Incantation Is Not Faith and Godliness
Having arrived in Ephesus, Paul made his way to the synagogue where he promised to return so many months prior. We are told that he preached in the synagogue for three months, which was much longer than he was generally allowed to preach in other synagogues, which speaks well of the Ephesian Jews. And Paul was “reasoning and persuading them about the kingdom of God.” This is a significant statement. We recall that usually Luke writes that Paul sought to persuade the people, Jews and Gentiles alike, that Jesus was the Christ, but here he persuades them about matters concerning the kingdom of God. Is it not obvious then that the two are the same, that to preach the kingdom of God is to preach that Jesus is the Christ which is to preach the kingdom of God? The kingdom is Christ’s kingdom and he is the king, and he is the king because he is the Messiah, God’s anointed One, sent to redeem and save his people. And not only is he king but also lawgiver and judge, or as we usually say, prophet, priest, and king. There is no kingdom without Christ, and Christ shall never be without his kingdom. And then we read that, as usual, some Jews resented Paul’s teaching so that he leaves the synagogue and, this time, sets up his own lecture series in the “hall of Tyrannus” where he continued for two years. All total, Paul spent more time in Ephesus than elsewhere such that “all the residents of Asia heard the word of the Lord, both Jews and Greeks,” understanding that “Asia” means “Asia Minor.”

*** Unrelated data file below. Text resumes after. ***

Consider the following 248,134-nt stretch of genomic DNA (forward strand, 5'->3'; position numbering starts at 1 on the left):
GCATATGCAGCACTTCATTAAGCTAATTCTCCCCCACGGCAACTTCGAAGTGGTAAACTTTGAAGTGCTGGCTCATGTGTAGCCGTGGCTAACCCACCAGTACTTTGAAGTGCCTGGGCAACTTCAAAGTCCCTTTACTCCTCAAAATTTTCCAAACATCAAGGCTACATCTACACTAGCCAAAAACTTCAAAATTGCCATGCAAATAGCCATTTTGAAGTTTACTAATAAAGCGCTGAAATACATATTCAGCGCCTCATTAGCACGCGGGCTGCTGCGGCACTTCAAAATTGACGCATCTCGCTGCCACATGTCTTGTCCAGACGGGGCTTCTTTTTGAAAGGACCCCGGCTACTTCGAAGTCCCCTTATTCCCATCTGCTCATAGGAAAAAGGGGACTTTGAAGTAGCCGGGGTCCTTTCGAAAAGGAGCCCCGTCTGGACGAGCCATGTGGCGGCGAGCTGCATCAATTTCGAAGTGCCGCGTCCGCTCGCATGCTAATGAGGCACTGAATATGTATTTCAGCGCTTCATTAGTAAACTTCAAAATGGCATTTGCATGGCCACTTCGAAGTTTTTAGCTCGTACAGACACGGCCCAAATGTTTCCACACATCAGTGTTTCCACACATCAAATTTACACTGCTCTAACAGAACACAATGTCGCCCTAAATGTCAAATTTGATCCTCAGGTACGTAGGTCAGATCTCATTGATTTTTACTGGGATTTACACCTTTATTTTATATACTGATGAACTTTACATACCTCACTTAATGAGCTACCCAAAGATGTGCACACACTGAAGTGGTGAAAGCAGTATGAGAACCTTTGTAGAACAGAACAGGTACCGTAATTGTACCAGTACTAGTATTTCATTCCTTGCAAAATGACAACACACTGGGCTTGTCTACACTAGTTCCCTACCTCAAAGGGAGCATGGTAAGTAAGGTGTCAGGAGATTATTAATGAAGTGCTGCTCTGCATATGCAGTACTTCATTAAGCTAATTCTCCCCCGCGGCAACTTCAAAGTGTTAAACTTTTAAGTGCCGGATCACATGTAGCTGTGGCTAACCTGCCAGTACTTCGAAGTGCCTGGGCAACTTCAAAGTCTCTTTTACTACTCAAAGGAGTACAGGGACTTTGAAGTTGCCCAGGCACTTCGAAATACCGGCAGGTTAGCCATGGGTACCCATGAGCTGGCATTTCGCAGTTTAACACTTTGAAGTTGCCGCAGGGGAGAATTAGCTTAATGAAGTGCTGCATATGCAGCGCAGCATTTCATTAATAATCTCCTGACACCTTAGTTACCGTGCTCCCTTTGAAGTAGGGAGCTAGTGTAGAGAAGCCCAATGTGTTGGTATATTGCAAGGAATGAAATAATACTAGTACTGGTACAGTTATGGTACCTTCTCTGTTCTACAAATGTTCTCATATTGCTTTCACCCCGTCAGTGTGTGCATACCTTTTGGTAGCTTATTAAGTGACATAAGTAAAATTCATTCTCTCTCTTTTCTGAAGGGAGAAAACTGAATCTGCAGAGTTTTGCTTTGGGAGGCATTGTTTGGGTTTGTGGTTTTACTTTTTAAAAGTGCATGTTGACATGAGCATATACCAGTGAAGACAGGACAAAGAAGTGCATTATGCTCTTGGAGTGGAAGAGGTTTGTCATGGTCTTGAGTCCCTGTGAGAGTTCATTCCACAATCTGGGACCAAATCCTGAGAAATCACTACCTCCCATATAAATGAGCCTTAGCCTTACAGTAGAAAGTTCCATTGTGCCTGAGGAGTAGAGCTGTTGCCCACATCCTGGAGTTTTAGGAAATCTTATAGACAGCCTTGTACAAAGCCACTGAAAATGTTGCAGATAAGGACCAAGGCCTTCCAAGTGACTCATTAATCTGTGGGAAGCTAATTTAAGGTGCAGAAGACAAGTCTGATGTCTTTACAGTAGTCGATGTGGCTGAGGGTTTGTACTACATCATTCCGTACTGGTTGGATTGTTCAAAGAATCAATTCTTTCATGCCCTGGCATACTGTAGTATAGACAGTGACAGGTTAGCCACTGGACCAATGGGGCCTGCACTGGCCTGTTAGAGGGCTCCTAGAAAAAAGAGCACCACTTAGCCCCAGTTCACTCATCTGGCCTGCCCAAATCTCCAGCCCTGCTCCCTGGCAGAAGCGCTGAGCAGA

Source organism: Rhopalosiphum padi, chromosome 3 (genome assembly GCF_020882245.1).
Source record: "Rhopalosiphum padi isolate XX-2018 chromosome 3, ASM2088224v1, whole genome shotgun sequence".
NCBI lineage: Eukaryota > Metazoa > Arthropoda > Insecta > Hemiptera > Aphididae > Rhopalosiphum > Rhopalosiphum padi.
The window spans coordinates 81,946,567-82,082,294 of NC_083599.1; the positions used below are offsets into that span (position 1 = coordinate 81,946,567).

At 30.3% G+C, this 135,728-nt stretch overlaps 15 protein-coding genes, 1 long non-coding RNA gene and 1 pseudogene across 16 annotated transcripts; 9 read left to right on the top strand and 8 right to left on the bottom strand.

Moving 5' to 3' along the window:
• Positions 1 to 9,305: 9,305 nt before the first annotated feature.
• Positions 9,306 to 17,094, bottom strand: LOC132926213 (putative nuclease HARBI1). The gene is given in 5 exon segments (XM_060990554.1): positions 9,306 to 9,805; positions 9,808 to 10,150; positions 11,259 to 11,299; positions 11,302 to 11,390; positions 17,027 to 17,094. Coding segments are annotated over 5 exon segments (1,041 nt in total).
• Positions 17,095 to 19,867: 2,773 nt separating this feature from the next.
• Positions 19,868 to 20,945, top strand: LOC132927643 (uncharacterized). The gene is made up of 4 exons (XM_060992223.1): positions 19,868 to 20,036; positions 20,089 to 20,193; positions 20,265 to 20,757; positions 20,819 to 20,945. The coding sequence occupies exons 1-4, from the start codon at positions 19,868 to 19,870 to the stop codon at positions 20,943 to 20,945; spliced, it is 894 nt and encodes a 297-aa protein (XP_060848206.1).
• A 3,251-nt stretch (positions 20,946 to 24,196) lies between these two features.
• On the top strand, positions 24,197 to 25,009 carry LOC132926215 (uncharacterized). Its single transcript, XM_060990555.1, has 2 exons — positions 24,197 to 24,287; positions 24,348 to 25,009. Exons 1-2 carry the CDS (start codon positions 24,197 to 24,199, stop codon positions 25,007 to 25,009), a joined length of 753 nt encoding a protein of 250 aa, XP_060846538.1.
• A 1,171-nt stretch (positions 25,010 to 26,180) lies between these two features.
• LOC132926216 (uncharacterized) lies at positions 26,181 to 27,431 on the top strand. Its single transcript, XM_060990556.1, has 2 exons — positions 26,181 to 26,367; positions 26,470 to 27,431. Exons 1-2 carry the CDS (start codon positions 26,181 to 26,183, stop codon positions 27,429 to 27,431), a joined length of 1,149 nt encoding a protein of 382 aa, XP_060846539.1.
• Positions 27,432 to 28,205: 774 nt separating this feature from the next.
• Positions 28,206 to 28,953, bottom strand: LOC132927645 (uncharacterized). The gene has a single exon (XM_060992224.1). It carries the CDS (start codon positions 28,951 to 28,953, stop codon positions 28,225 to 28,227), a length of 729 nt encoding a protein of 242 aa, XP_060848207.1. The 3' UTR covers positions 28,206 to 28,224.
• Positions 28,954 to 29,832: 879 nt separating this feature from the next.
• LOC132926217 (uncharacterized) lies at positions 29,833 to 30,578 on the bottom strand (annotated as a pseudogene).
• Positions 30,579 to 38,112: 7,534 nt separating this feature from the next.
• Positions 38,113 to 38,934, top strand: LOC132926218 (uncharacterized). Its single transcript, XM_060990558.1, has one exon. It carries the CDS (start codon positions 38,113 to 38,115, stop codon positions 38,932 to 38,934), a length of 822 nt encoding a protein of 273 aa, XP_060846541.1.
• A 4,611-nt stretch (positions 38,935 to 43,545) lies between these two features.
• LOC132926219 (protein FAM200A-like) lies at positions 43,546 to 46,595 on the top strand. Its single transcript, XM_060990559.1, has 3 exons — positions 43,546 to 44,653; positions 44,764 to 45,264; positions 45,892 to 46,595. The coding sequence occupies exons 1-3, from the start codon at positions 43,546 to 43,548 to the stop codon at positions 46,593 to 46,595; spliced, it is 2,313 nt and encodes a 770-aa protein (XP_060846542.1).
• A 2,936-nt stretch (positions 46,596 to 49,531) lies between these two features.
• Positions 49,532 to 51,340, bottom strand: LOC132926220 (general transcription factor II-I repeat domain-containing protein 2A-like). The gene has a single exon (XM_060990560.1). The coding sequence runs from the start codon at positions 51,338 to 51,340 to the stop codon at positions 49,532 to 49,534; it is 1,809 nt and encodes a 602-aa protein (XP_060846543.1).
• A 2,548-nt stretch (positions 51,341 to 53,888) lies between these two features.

We then have the amusing story of seven Jewish exorcists who thought to use the name of Jesus as a kind of incantation to ward off evil spirits; after all, it worked for Paul. But when they sought to cast a demon out of some poor man, the demon responded, “Jesus I know, and Paul I recognize, but who are you?” Thereupon the man whom the demon possessed leaped on them and so routed these seven men that they fled the house naked and wounded – and most assuredly humiliated.
But the name of Jesus is not a magic spell one uses, even for good. Yes, “there is power in the name,” but only for those who believe in that name and carry that name in all sincerity and faithfulness, in holiness and godliness. And even if a handkerchief of Paul could heal someone, it wasn’t because it belonged to Paul, or because the handkerchief was magic; it was because of the One whom Paul worshiped, adored, and gave his life to serve. “Jesus I know, and Paul I recognize, but who are you,” the demon said. May we live such lives for Jesus that even demons know our names.